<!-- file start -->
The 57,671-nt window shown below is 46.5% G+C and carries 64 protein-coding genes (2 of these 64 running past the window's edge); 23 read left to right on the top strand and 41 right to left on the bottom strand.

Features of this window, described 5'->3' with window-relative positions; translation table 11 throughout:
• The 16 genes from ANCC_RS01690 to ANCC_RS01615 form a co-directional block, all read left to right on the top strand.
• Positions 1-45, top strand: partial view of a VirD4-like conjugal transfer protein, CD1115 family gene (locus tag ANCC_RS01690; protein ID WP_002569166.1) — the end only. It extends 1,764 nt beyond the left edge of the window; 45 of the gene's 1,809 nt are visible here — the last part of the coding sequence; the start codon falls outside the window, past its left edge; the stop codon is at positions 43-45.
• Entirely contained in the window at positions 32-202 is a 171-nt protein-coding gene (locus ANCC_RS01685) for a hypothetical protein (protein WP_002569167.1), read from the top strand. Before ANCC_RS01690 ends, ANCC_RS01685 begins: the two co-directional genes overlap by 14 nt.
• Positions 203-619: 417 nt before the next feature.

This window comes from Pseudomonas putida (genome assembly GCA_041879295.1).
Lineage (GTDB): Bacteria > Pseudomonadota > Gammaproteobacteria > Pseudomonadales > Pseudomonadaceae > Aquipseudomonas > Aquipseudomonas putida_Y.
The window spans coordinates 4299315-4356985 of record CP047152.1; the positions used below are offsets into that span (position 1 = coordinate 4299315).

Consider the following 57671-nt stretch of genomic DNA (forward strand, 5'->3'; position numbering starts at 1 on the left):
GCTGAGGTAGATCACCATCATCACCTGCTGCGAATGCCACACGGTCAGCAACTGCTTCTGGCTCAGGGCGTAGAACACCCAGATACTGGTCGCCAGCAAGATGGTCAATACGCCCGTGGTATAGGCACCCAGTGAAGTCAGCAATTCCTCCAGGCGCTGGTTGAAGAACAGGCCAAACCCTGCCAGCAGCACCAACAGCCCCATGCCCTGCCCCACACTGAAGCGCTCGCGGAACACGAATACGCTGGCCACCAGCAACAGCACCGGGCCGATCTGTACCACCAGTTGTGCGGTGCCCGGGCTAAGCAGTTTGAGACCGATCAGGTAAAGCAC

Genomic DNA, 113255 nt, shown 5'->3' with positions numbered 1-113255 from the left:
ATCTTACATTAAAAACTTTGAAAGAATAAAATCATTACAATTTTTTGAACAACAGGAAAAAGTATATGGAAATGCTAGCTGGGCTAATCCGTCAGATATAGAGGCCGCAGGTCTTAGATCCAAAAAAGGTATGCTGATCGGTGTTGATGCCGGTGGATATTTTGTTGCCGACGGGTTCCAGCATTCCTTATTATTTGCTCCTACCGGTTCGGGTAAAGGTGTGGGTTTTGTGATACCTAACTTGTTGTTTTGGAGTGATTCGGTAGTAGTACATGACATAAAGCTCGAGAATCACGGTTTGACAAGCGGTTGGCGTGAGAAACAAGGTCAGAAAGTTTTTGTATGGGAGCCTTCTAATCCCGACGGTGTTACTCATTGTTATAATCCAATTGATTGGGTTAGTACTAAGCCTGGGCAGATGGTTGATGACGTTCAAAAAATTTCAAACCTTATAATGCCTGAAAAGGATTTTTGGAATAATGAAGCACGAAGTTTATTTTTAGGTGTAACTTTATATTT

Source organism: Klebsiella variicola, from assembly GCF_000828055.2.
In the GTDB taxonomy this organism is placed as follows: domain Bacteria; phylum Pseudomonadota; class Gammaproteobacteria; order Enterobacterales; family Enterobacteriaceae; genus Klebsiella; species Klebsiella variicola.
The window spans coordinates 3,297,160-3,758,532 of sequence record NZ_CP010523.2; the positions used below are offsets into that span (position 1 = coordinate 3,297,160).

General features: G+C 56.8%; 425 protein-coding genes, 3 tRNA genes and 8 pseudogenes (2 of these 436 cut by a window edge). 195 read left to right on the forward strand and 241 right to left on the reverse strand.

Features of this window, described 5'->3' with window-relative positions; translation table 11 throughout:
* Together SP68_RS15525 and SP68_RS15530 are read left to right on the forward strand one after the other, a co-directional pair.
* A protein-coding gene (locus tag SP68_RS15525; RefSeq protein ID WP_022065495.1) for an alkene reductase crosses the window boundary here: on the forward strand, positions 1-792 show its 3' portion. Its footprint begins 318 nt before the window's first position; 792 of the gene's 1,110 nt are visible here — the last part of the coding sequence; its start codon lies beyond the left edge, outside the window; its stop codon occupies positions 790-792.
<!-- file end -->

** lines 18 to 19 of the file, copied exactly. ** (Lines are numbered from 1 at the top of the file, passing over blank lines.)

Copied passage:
Features of this window, described 5'->3' with window-relative positions; translation table 11 throughout:
* Together SP68_RS15525 and SP68_RS15530 are read left to right on the forward strand one after the other, a co-directional pair.